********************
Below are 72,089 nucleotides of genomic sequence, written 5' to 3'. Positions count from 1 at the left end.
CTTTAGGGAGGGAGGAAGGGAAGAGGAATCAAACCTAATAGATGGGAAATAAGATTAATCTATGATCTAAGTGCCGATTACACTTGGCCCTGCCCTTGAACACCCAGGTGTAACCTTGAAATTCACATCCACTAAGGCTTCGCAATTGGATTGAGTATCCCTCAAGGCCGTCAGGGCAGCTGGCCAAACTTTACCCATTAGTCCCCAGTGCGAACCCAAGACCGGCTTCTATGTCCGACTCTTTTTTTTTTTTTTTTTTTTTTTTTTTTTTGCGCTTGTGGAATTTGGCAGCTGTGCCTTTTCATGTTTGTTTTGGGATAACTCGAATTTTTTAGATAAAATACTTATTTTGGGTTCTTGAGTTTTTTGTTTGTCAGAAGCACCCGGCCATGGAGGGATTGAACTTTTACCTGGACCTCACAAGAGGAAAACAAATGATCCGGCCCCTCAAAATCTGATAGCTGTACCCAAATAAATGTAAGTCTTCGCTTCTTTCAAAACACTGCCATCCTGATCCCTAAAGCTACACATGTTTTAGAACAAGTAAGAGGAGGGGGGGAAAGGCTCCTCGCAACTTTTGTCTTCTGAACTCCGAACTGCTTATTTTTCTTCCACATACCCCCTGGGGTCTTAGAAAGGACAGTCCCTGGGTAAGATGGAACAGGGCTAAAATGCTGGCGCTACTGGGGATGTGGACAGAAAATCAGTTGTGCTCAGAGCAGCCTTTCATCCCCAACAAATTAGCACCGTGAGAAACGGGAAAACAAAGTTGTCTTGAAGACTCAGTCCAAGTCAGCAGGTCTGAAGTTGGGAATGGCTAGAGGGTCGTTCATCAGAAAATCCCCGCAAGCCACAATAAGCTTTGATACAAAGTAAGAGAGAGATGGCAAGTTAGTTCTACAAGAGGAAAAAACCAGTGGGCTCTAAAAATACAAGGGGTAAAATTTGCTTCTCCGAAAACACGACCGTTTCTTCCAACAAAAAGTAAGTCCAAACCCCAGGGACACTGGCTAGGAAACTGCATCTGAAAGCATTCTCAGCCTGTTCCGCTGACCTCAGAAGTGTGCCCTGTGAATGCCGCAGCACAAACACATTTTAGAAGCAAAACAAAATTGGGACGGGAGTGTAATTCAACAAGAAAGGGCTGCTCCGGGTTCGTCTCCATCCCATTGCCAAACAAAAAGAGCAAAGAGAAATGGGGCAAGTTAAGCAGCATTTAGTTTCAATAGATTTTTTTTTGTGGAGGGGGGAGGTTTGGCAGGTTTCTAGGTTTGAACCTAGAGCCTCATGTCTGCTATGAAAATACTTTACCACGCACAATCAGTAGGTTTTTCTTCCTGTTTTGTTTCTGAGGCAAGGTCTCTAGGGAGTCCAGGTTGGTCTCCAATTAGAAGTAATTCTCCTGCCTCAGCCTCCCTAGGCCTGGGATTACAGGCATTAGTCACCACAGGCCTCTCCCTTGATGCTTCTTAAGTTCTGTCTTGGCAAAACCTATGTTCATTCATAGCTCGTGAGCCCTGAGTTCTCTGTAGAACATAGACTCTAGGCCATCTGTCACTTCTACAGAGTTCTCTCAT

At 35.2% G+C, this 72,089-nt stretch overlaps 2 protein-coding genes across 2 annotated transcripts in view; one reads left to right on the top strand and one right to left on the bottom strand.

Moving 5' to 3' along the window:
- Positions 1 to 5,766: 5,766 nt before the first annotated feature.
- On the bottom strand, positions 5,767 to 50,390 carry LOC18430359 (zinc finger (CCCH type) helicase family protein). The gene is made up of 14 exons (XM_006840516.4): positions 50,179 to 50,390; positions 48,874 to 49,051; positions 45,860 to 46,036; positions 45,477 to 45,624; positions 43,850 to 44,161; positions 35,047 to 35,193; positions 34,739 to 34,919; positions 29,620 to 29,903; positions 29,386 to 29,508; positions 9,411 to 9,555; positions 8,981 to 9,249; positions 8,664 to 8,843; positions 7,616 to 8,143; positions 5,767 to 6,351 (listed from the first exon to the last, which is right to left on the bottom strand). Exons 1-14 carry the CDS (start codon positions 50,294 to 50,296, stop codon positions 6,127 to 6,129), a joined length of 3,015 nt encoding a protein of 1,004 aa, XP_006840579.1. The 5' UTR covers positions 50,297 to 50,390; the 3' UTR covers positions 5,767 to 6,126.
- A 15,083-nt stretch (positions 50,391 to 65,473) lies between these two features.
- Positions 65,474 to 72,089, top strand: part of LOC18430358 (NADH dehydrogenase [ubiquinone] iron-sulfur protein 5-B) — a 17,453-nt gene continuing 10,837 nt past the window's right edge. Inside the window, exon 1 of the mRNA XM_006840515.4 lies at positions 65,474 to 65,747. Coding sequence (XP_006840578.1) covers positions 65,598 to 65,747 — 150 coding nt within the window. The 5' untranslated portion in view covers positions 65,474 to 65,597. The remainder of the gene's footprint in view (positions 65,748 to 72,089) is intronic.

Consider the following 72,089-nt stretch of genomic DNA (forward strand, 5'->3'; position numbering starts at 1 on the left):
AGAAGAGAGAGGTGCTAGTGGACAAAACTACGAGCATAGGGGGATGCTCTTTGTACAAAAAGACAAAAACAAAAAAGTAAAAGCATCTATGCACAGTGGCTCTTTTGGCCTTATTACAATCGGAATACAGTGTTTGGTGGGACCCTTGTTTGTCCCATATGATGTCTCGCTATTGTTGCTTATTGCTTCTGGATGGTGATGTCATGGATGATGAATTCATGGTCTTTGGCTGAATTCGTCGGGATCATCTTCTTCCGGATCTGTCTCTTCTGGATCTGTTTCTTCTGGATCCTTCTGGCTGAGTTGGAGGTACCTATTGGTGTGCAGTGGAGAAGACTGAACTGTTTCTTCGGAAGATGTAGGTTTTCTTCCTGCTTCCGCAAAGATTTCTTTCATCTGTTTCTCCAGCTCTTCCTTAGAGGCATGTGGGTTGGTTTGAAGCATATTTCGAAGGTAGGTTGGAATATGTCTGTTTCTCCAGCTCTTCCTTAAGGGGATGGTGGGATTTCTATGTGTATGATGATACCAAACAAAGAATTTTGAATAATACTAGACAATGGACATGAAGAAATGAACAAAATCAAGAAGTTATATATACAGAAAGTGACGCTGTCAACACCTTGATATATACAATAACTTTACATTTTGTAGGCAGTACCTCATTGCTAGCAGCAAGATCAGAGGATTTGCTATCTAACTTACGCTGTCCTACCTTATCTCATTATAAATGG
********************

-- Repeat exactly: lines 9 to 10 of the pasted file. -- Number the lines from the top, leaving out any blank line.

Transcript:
Consider the following 72,089-nt stretch of genomic DNA (forward strand, 5'->3'; position numbering starts at 1 on the left):
AGAAGAGAGAGGTGCTAGTGGACAAAACTACGAGCATAGGGGGATGCTCTTTGTACAAAAAGACAAAAACAAAAAAGTAAAAGCATCTATGCACAGTGGCTCTTTTGGCCTTATTACAATCGGAATACAGTGTTTGGTGGGACCCTTGTTTGTCCCATATGATGTCTCGCTATTGTTGCTTATTGCTTCTGGATGGTGATGTCATGGATGATGAATTCATGGTCTTTGGCTGAATTCGTCGGGATCATCTTCTTCCGGATCTGTCTCTTCTGGATCTGTTTCTTCTGGATCCTTCTGGCTGAGTTGGAGGTACCTATTGGTGTGCAGTGGAGAAGACTGAACTGTTTCTTCGGAAGATGTAGGTTTTCTTCCTGCTTCCGCAAAGATTTCTTTCATCTGTTTCTCCAGCTCTTCCTTAGAGGCATGTGGGTTGGTTTGAAGCATATTTCGAAGGTAGGTTGGAATATGTCTGTTTCTCCAGCTCTTCCTTAAGGGGATGGTGGGATTTCTATGTGTATGATGATACCAAACAAAGAATTTTGAATAATACTAGACAATGGACATGAAGAAATGAACAAAATCAAGAAGTTATATATACAGAAAGTGACGCTGTCAACACCTTGATATATACAATAACTTTACATTTTGTAGGCAGTACCTCATTGCTAGCAGCAAGATCAGAGGATTTGCTATCTAACTTACGCTGTCCTACCTTATCTCATTATAAATGG